module.exports = {
      posts: async () => {
        try {
          const postsFetched = await Post.find()
          return => {
            return {
              createdAt: new Date(post._doc.createdAt).toISOString(),
        } catch (error) {
          throw error
      post: async (_id) => {
        try {
          const postFetched = await Post.findById(_id);
          return {
            createdAt: new Date(postFetched._doc.createdAt).toISOString(),
        } catch (error) {
          throw error
      createPost: async args => {
        try {
          const { body } =
          const post = new Post({
          const newPost= await
          return { ...newPost._doc, _id: }
        } catch (error) {
          throw error
      deletePost: async (id) => {
        try {
          const deletedPost = await Post.findByIdAndDelete(id);
          return {
            createdAt: new Date(deletedPost._doc.createdAt).toISOString(),
        } catch (error) {
          throw error
      updatePost: async args => {
        try {
          const { _id, body } = args
          const updatedPost = await Post.findByIdAndUpdate(_id, { body: body });
          return `Post ${} updated Successfully!!!`
        } catch (error) {
          throw error

    Based on the "src/shcema/index.js", we created a query named posts that returns an array of posts. The posts method sends the request to MongoDB using the model created with mongoose.

    The mutation described before in our Schema will be handled by the second resolver function createPost. It takes the post object as an input and uses it to create a new post based on the Post model.
    And to save it in MongoDB, we just need to utilize another mongoose helper, the save() function, and return the newly generated post as anticipated in the Schema.

    We now have a schema and resolvers for our API, which is almost everything we need to go on to the next phase and construct a server and endpoint.

  9. Create MongoDB

    Go to and create you own cluster, as recommendation download to connect to the DB.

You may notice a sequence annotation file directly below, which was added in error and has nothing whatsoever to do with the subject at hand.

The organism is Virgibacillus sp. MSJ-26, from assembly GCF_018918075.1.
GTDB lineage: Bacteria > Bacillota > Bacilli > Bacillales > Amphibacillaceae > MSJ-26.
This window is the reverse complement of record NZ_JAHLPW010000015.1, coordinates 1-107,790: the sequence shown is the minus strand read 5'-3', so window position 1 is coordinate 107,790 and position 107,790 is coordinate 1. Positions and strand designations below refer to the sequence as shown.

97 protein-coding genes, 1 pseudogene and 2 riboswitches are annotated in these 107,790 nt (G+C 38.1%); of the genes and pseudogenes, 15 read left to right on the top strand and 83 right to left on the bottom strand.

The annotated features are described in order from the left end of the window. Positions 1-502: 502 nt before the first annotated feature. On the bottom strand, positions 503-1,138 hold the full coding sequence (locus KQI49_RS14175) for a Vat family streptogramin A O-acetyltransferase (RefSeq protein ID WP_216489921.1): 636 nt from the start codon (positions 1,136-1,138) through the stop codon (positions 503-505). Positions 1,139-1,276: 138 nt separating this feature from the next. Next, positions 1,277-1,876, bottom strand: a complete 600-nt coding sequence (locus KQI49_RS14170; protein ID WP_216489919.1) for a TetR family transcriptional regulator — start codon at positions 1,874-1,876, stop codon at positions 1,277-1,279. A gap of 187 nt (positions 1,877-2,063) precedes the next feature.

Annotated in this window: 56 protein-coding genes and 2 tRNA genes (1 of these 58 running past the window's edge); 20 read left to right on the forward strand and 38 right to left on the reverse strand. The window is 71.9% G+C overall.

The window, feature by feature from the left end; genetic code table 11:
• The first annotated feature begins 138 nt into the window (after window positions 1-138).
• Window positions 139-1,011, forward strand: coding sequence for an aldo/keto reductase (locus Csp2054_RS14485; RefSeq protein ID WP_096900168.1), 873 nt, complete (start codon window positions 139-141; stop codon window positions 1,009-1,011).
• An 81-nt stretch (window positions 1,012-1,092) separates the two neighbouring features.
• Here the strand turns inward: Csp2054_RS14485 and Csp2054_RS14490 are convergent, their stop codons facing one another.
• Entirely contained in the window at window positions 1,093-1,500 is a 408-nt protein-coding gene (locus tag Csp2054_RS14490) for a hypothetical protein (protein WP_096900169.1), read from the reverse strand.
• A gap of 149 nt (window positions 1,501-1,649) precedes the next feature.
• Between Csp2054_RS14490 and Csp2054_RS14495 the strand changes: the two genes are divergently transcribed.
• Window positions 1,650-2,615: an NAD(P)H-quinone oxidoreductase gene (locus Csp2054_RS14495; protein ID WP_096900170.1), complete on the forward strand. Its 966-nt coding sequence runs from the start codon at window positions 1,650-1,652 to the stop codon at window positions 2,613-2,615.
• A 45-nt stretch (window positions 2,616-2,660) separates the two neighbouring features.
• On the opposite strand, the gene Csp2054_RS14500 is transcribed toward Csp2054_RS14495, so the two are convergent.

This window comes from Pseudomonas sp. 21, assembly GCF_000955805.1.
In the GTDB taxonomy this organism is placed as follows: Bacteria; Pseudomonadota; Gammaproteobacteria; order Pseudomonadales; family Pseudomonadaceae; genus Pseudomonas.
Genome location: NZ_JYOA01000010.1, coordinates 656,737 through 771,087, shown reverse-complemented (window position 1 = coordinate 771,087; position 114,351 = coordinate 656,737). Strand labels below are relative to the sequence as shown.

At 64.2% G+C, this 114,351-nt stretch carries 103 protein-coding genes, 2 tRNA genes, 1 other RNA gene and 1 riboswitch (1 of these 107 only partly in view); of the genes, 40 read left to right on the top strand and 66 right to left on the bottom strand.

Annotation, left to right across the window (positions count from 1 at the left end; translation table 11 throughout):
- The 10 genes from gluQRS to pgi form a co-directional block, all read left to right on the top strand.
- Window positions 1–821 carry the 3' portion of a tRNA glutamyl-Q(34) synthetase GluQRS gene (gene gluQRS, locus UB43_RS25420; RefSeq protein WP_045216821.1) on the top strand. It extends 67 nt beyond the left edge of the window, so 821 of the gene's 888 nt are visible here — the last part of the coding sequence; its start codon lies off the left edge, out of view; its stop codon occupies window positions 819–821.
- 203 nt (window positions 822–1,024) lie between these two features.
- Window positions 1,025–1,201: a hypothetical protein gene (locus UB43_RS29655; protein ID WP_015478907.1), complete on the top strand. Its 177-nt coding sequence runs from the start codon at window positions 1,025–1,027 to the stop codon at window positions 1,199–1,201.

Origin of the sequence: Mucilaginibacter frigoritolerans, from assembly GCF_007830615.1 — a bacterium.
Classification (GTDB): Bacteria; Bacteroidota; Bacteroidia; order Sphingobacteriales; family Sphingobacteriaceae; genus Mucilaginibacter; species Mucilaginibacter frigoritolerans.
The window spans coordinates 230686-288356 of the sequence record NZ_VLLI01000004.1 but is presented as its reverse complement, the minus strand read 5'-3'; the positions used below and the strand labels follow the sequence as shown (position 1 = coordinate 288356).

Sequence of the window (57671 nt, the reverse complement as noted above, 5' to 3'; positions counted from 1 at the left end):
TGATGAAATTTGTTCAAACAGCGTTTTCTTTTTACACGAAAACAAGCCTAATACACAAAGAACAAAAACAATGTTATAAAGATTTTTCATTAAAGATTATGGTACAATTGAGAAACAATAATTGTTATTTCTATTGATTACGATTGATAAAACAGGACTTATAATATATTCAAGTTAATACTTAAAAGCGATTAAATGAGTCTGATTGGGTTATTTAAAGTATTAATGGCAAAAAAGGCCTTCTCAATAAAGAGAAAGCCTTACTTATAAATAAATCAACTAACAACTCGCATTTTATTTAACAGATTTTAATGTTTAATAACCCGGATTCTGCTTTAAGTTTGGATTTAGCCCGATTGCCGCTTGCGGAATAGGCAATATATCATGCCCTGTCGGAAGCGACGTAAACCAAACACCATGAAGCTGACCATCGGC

Save the "Connection String" from your MongoDB.

  10. Create a new file nodemon.json in the root of your project folder, that file will be used to store our environment variables. In case that you are not using nodemon , create an .env file

      "env": { 
                "MONGO_DB": "your_Connection String"
  11. Create the Server & connect MongoDB

    Add this to "server.js" file

    const express = require("express");
    const { graphqlHTTP } = require("express-graphql");
    const graphQlSchema = require("./src/schema");
    const graphQlResolvers = require("./src/resolvers");
    const mongoose = require("mongoose");
    const app = express();
        schema: graphQlSchema,
        rootValue: graphQlResolvers,
        graphiql: true,
    const uri = `${process.env.MONGO_DB}?retryWrites=true&w=majority`;
    const options = { useNewUrlParser: true, useUnifiedTopology: true };
      .connect(uri, options)
      .then(() => app.listen(4000, console.log("Server is listening on 4000")))
      .catch((error) => {
        throw error;

    Imported the schema and resolvers that were previously created. graphqlHTTPis needed to use them. It’s a express-graphql method that expects some options, in this case, are the schema and the resolvers. I also enabled graphiql, a useful tool for query testing.

    The last part of the code is to establish the connection to MongoDB

  12. Run the project, use "npm start" at the console, Then open at your browser: "http://localhost:4000/graphql".

    We can now try our queries directly from the interface.

    You can run this code to create the first post:

    mutation {
      createPost(post: {body:"My first post"}){

Feel free to visit this repository containing all what this blog contains: